The hot day before the Kentucky Summer Classic was perhaps not in need of a literal warm up, but a warm-up day it nonetheless had.
Piper Klemm and her trainer, Emily Elek, were busy on their phones. Don’t call Emily—just text her if you want a response.
There’s always a need for more cold water bottles.
Will and Papaya receiving coaching from Bob Crandall…
…Before putting that advice into action.
I’m always on the lookout for a pony with a positive attitude and unique coat.
Out: Hermes belts. In: Gucci belts. I guess everyone watched the movie.
Grooms make all of this possible. I went with a deep depth of field here to allow for the big difference in size without either groom or rider being lost to bokeh.
Smiles like this are why we’re all there at the show.
Another multiphoto set, this one from the final days of Kentucky Summer at the Kentucky Horse Park. We’ll start off with Dr. Piper Klemm showing Reuben and looking appropriately happy about it.
Team Stonewall Farm is looking pretty gregarious.
Will, on the other hand, looks surprised—and should probably be wearing a helmet.
This wide, dramatic view of riders in the ring, the gate in, and folks sheltering from the rain outside is made all the more dramatic by the one young woman with no rain gear. Mysterious!
We’ll finish as we began, with Piper looking excited to be riding Reuben.
The day before July’s Kentucky Summer horse show was a rainy one—but there was still work to be done.
Naturally, though, we’ll start with a picture of Will taking a break from that work.
Piper hangs out with her horse, Reuben, while he has a snack.
Slick the Corgi is just excited to be here.
Piper gears up for a ride in the rain.
Look at that grin! Even in the rain, Piper’s having fun.
The deep greens make for some dramatic shots.
Emily Elek, Piper’s trainer, observes her warm-up from under a tree. The pony with her is working on his social skills.
The rain paused and the wet raincoat could come off; the smile remained.
There seems to be an understanding.
The trip back to the barn makes some great long perspective shots.
The beginning of August means a return to photography work in the equestrian world. Here, Dr. Piper Klemm, publisher of The Plaid Horse, warms up her horse, MTM Sandwich (a.k.a. Reuben).
Today’s subject is trainer Carleton Brooks of Balmoral, here training his newest hunter, Carleton Z (coincidental naming).
Chaps are not common English riders—britches are more common. The back of his chaps, where one might normally put identification information, is instead emblazoned with the phrase, “You Know My Name” in red. Click through to the full-sized version of this image to see for yourself.
This particular weekend was a bit of a miniature family reunion, as Carleton’s brother (far right) was up to visit from Indiana.
Horse shows are these magical intergenerational spaces where equestrians of all ages come to compete. In the three images below, I found a trio of similar images in which riders at different points in their careers traverse the frame from left to right.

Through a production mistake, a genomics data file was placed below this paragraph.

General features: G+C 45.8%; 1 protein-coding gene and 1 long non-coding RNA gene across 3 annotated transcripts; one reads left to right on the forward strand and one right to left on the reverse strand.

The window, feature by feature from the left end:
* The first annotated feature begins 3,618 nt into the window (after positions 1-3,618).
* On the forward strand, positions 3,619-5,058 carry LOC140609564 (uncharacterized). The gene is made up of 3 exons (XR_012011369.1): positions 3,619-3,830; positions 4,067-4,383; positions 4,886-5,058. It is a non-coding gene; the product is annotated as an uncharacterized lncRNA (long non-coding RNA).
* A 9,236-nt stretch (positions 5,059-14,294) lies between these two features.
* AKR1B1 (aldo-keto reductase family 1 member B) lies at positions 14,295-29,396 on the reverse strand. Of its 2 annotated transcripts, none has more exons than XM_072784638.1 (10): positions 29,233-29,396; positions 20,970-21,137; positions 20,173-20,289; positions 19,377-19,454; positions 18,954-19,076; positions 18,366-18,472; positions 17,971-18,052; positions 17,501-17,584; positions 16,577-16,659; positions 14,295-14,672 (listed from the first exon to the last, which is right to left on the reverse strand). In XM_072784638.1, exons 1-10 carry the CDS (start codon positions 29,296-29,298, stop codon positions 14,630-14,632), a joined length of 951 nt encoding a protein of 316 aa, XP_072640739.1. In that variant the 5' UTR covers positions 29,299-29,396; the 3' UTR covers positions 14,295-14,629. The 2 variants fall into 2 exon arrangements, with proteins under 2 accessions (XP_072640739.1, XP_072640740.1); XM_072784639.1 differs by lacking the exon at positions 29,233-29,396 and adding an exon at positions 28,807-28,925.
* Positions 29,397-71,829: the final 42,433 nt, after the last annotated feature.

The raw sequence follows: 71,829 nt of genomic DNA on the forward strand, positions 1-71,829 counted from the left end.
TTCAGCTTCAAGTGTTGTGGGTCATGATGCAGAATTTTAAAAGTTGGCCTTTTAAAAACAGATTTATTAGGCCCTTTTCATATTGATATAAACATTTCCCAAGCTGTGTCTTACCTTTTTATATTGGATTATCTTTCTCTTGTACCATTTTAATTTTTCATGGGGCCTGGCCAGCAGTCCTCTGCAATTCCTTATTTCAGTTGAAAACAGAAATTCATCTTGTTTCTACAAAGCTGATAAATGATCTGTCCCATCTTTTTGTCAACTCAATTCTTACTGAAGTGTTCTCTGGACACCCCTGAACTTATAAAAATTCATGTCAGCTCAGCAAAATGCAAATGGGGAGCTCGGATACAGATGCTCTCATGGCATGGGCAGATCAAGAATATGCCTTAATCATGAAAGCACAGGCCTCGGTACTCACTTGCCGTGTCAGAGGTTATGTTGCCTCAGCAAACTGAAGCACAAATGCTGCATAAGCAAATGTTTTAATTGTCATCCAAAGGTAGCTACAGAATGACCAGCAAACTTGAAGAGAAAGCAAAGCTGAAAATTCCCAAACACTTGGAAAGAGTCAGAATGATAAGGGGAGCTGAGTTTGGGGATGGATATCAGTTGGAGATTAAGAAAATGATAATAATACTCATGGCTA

The classic winter picture of clean, fresh snow and bright blue skies seems much easier to come by, ironically, under less-wintery conditions near the beginning or end of the season. Under the snow at the edge of the patch in the foreground, you can see that the grass is still green.
I’m told that visualization is key to a great hunter round, but I’ve never before captured quite so literal a photograph of the process in the warm-up ring.
When it’s time for their rounds, riders have to be ready to head into the ring and perform. Being late is not an option, so “hurry up and wait” is the standard: Lots frantic action to prepare, followed by lots of waiting. The sense of stillness amid chaos that goes with that waiting are captured well, I think, in this image.
When it comes to equines (and their riders), I’ve generally found that attitude is inversely proportional to size.
Anyone who says animals don’t have individual personalities has been spending time with the wrong animals.
Walking across the heat-shimmered horse park with a blue ribbon, the ultra-long shot maybe puts me in mind most of… the Mandalorian? That makes Reuben a very large Child.
Maybe it’s a little slump down in the saddle in the August sun of Kentucky, and maybe the glare is bright… Or maybe there’s a bit of pre-ride swagger.
On a baking summer day at the Kentucky Horse Park, white clothes and white horsehair match well with mirrored sunglasses to stay cool while looking cool.
A year onward from the 2017 Kentucky Summer Classic and Pony Finals, I’m looking back at many of the images I captured. Many of these only saw the light of day previously through my Instagram account, so I thought it’d be appropriate to give a complete spectrum of the the KHP experience. Some of these shots are the from the Rolex Stadium’s Grand Prix, others from the humble warm-up ring; all of them show people focused on the equine world.
These miniature dirt bikes are absolutely ubiquitous at Kentucky Horse Park as easy runabouts when a “full-sized” golf cart would be overkill. (And yes, I appreciate the humor that a tiny golf-cart is the three-row SUV of the horse world.)
Even these tiny bikes are more commonly seen with two riders—particularly in the vicinity of the snack bar.
Passengers are invaluable for coffee-handling duties.
Helmets, mandatory when on horseback, are evidently not à la mode for minibikes.